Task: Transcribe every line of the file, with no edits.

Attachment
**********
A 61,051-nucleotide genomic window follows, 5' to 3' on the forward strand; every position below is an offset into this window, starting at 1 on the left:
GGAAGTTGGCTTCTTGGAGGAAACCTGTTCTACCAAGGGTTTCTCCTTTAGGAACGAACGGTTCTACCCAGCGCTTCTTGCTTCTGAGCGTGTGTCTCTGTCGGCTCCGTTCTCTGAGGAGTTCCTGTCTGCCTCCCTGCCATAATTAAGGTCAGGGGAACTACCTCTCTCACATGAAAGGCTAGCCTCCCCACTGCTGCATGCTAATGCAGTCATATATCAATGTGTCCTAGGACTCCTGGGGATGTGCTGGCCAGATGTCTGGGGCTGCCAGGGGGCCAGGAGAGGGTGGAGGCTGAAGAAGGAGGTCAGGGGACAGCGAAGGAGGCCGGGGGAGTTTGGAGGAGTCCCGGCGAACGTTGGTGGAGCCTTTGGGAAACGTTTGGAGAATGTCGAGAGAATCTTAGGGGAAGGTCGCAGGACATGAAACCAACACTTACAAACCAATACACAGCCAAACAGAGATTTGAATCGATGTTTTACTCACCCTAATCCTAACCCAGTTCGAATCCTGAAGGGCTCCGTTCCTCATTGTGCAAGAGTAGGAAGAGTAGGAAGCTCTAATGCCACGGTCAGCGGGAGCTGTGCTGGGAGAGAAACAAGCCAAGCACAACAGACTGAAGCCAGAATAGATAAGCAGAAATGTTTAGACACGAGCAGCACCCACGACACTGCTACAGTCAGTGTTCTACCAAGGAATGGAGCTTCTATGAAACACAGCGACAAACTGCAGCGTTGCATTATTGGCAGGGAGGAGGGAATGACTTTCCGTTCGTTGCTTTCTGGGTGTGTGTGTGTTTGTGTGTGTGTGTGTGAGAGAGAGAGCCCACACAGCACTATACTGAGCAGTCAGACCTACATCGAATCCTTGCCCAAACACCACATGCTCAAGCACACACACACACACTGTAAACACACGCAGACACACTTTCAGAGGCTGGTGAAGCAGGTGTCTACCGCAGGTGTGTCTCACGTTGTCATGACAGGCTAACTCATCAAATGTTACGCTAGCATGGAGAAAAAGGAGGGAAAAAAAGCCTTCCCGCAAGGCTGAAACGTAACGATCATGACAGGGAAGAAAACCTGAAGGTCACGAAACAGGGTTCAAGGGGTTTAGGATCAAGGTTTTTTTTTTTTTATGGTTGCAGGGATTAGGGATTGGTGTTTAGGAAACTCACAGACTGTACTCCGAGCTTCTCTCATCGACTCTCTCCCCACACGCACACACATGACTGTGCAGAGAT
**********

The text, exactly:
A 61,051-nucleotide genomic window follows, 5' to 3' on the forward strand; every position below is an offset into this window, starting at 1 on the left:
GGAAGTTGGCTTCTTGGAGGAAACCTGTTCTACCAAGGGTTTCTCCTTTAGGAACGAACGGTTCTACCCAGCGCTTCTTGCTTCTGAGCGTGTGTCTCTGTCGGCTCCGTTCTCTGAGGAGTTCCTGTCTGCCTCCCTGCCATAATTAAGGTCAGGGGAACTACCTCTCTCACATGAAAGGCTAGCCTCCCCACTGCTGCATGCTAATGCAGTCATATATCAATGTGTCCTAGGACTCCTGGGGATGTGCTGGCCAGATGTCTGGGGCTGCCAGGGGGCCAGGAGAGGGTGGAGGCTGAAGAAGGAGGTCAGGGGACAGCGAAGGAGGCCGGGGGAGTTTGGAGGAGTCCCGGCGAACGTTGGTGGAGCCTTTGGGAAACGTTTGGAGAATGTCGAGAGAATCTTAGGGGAAGGTCGCAGGACATGAAACCAACACTTACAAACCAATACACAGCCAAACAGAGATTTGAATCGATGTTTTACTCACCCTAATCCTAACCCAGTTCGAATCCTGAAGGGCTCCGTTCCTCATTGTGCAAGAGTAGGAAGAGTAGGAAGCTCTAATGCCACGGTCAGCGGGAGCTGTGCTGGGAGAGAAACAAGCCAAGCACAACAGACTGAAGCCAGAATAGATAAGCAGAAATGTTTAGACACGAGCAGCACCCACGACACTGCTACAGTCAGTGTTCTACCAAGGAATGGAGCTTCTATGAAACACAGCGACAAACTGCAGCGTTGCATTATTGGCAGGGAGGAGGGAATGACTTTCCGTTCGTTGCTTTCTGGGTGTGTGTGTGTTTGTGTGTGTGTGTGTGAGAGAGAGAGCCCACACAGCACTATACTGAGCAGTCAGACCTACATCGAATCCTTGCCCAAACACCACATGCTCAAGCACACACACACACACTGTAAACACACGCAGACACACTTTCAGAGGCTGGTGAAGCAGGTGTCTACCGCAGGTGTGTCTCACGTTGTCATGACAGGCTAACTCATCAAATGTTACGCTAGCATGGAGAAAAAGGAGGGAAAAAAAGCCTTCCCGCAAGGCTGAAACGTAACGATCATGACAGGGAAGAAAACCTGAAGGTCACGAAACAGGGTTCAAGGGGTTTAGGATCAAGGTTTTTTTTTTTTTATGGTTGCAGGGATTAGGGATTGGTGTTTAGGAAACTCACAGACTGTACTCCGAGCTTCTCTCATCGACTCTCTCCCCACACGCACACACATGACTGTGCAGAGAT